- Marais MF, Joselean MP. A fucoidan fraction from Ascophyllum nodosum. Carbohydr Res 2001;336:155-9.
- Rioux LE, Turgeon SL, Beaulieu M. Characterization of polysaccharides extracted from brown seaweeds. Carbohydr Polym 2007;69:530-7.
- Yang C, Chung D, You SG. Determination of physicochemical properties of sulphated fucans from sporophyll Undaria pinnatifida using light scattering technique. Food Chem 2008;111:503-7.
- Skriptsova, AV, Shevchenko NM, Zvyagintseva TN, Imbs TI. Monthly changes in the content and monosaccharide composition of fucoidan from Undaria pinnatifida (Laminariales, Phaeophyta). J Appl Phycol 2010;22:79-86.
- Gupta S, Abu-Ghannam N. Bioactive potential and possible health effects of edible brown seaweeds. Trends Food Sci Technol 2011;22:315-26.
- Dodgson KS, Price RG. A note on the determination of the ester sulphate content of sulphated polysaccharides. J Biochem 1962;84:106-10.
- Dische Z, Shettles LB. A specific colour reaction of methyl pentoses and of macrophages. Pathobiology 1948;67:222-6.
- Carroll NV, Longley RW, Roe JH. The determination of glycogen in liver and muscle by use of anthrone reagent. J Biol Chem 1955;583-93.
- Bradford MM. A rapid and sensitive for the quantitation of microgram quantities of protein utilizing the principle of protein-dye binding. Anal Biochem 1976;72:248-54.
- Rodriguez-Jasso RM, Mussatto SI, Pastrana L. Extraction of sulphated polysaccharides by auto hydrolysis of brown seaweed Fucus vesiculosus. J Appl Phycol 2013;25:31-9.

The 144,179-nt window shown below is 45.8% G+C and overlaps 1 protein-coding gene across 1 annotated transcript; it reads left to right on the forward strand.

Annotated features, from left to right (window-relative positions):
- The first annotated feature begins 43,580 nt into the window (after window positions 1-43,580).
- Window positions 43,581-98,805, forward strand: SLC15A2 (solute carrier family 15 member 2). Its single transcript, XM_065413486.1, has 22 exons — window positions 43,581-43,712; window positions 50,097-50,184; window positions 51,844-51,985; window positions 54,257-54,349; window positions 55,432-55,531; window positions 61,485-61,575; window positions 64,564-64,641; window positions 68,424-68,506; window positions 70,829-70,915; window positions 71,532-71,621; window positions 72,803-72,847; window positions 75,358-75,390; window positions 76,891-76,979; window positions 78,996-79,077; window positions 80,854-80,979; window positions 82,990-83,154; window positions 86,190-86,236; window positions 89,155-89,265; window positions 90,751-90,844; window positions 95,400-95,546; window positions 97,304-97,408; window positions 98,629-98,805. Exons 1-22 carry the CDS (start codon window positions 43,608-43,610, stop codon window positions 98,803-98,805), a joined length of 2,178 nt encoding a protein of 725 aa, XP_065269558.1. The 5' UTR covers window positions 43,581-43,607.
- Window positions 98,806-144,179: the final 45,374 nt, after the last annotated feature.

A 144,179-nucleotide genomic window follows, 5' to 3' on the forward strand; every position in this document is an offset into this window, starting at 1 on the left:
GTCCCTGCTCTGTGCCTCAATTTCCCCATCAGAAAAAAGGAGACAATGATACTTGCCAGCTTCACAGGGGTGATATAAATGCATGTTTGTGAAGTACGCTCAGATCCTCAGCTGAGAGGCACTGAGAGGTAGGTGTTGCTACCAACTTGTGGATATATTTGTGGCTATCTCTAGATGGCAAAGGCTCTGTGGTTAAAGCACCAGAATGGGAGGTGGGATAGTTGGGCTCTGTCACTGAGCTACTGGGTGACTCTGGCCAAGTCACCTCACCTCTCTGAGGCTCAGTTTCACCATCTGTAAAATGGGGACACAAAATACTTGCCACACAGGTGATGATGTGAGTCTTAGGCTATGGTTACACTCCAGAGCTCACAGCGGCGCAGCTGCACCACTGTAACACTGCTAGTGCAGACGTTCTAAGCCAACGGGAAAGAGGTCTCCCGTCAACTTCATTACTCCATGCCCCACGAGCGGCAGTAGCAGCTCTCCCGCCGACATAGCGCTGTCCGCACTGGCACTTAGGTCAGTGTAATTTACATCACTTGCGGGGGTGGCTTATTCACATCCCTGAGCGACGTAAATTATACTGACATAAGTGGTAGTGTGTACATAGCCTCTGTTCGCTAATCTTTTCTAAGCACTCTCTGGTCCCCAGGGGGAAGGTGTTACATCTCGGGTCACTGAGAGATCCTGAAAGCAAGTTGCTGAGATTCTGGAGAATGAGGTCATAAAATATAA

- Rani V, Jawahar P, Jeya Shakila R. Seasonal variation in biomass and distribution of brown seaweeds (Phaeophyceae) in Gulf of Mannar, Tamilnadu, India. The Bioscan 2015;10:1123-9.
- Holtkamp A, Kelly S, Ulber R, Lang S. Fucoidan and Fucoidanases - Focus on techniques for molecular structure elucidation and modification of marine polysaccharides. Appl Microbiol Biotechnol 2009;82:1-11.
- Honya M, Mori H, Anzai M, Araki Y, Nisizawa K. Monthly changes in the content of fucans, their constituent sugars and sulphate in cultured Laminaria japonica. Hydrobiologia 1999;398:411-6.
- Mak WWF. Extraction, Characterization and Antioxidant Activity of Fucoidan from New Zealand Undaria pinnatifida (Harvey) Suringar. Master Degree Thesis, Auckland, New Zealand: Auckland University of Technology; 2012. p.104.
- Zuyagintseva TN, Shevchenko NM, Chiznova AO, Krupnova TN, Sundukova KV, Isakov VV. Water-soluble polysaccharides of some far-eastern brown seaweed, Distribution, structure and their their dependence on the developmental conditions. J Exp Mar Biol Ecol 2003;294:1-13.
- Umamaheswara R. Seaweed Resources of India-Souvenir-20th Anniversary. Central Marine Fisheries Research Institute (Government of India). CMFRI Recreation Club, Mandapam; 1969.
- Mak WN, Hamid Liu T, Lu J, White WL. Fucoidan from New Zealand Undaria pinnatiﬁda: Monthly variations and determination of antioxidant activities. Carbohydr Polym 2013;95:606-14.
- Chizhov AO, Dell A, Morris HR, HaslamSM, McDowell RA, Shashkov AS, et al. A study of fucoidan from the brown seaweed Chorda filum. Carbohydr Res 1999;320:108-19.
- Bilan MI, Grachev AA, Ustuzhamina NE, Shashkov AS, Nifantiev NE, Usov AI. Structure of fucoidan from the brown seaweed Fucus evanescens. Carbohydr Res 2002;337:719-30.
- Ponce NM, Pujol CA, Damonte E.B. Fucoidans from the brown seaweed Adenocystis utricularis: Extraction methods, antiviral activity and structural studies. Carbohydr Res 2003;338:153-65.
- Ly BM, Buu NQ, Nhut ND, Thinh PD, Van TT. Studies on fucoidan and its production from vietnamese brown seaweeds. Asian J Sci Technol Develop 2005;22:371-80.
- Hayakawa K, Nagamine T. Effect of Fucoidan on the biotinidase kinetics in human hepatocellular carcinoma. Anticancer Res 2009;29:1211-7.
- Percival E, Wold JK. The acid polysaccharide from the green seaweed Ulva lactuca, Part II. The site of the ester sulphate. J Chem Soc 1963;5459-68.